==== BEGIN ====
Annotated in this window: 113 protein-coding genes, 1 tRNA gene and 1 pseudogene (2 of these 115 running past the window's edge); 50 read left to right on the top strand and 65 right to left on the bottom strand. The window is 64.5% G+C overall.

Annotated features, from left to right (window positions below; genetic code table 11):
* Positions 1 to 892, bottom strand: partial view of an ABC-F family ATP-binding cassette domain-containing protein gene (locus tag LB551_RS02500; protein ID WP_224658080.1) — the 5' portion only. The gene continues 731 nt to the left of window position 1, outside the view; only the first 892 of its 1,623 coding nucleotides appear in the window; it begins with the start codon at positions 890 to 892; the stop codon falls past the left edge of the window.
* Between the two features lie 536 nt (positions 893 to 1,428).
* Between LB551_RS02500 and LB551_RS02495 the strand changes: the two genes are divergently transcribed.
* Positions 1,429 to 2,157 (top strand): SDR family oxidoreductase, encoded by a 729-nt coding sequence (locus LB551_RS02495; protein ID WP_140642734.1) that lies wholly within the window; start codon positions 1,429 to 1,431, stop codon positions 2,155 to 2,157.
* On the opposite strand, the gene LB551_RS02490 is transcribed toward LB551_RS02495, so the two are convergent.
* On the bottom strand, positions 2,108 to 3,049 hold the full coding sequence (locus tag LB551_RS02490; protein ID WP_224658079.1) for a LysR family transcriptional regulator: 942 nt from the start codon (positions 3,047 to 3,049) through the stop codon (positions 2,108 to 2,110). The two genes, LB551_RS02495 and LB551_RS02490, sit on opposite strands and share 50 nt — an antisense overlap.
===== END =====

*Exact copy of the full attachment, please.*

Annotated in this window: 113 protein-coding genes, 1 tRNA gene and 1 pseudogene (2 of these 115 running past the window's edge); 50 read left to right on the top strand and 65 right to left on the bottom strand. The window is 64.5% G+C overall.

Annotated features, from left to right (window positions below; genetic code table 11):
* Positions 1 to 892, bottom strand: partial view of an ABC-F family ATP-binding cassette domain-containing protein gene (locus tag LB551_RS02500; protein ID WP_224658080.1) — the 5' portion only. The gene continues 731 nt to the left of window position 1, outside the view; only the first 892 of its 1,623 coding nucleotides appear in the window; it begins with the start codon at positions 890 to 892; the stop codon falls past the left edge of the window.
* Between the two features lie 536 nt (positions 893 to 1,428).
* Between LB551_RS02500 and LB551_RS02495 the strand changes: the two genes are divergently transcribed.
* Positions 1,429 to 2,157 (top strand): SDR family oxidoreductase, encoded by a 729-nt coding sequence (locus LB551_RS02495; protein ID WP_140642734.1) that lies wholly within the window; start codon positions 1,429 to 1,431, stop codon positions 2,155 to 2,157.
* On the opposite strand, the gene LB551_RS02490 is transcribed toward LB551_RS02495, so the two are convergent.
* On the bottom strand, positions 2,108 to 3,049 hold the full coding sequence (locus tag LB551_RS02490; protein ID WP_224658079.1) for a LysR family transcriptional regulator: 942 nt from the start codon (positions 3,047 to 3,049) through the stop codon (positions 2,108 to 2,110). The two genes, LB551_RS02495 and LB551_RS02490, sit on opposite strands and share 50 nt — an antisense overlap.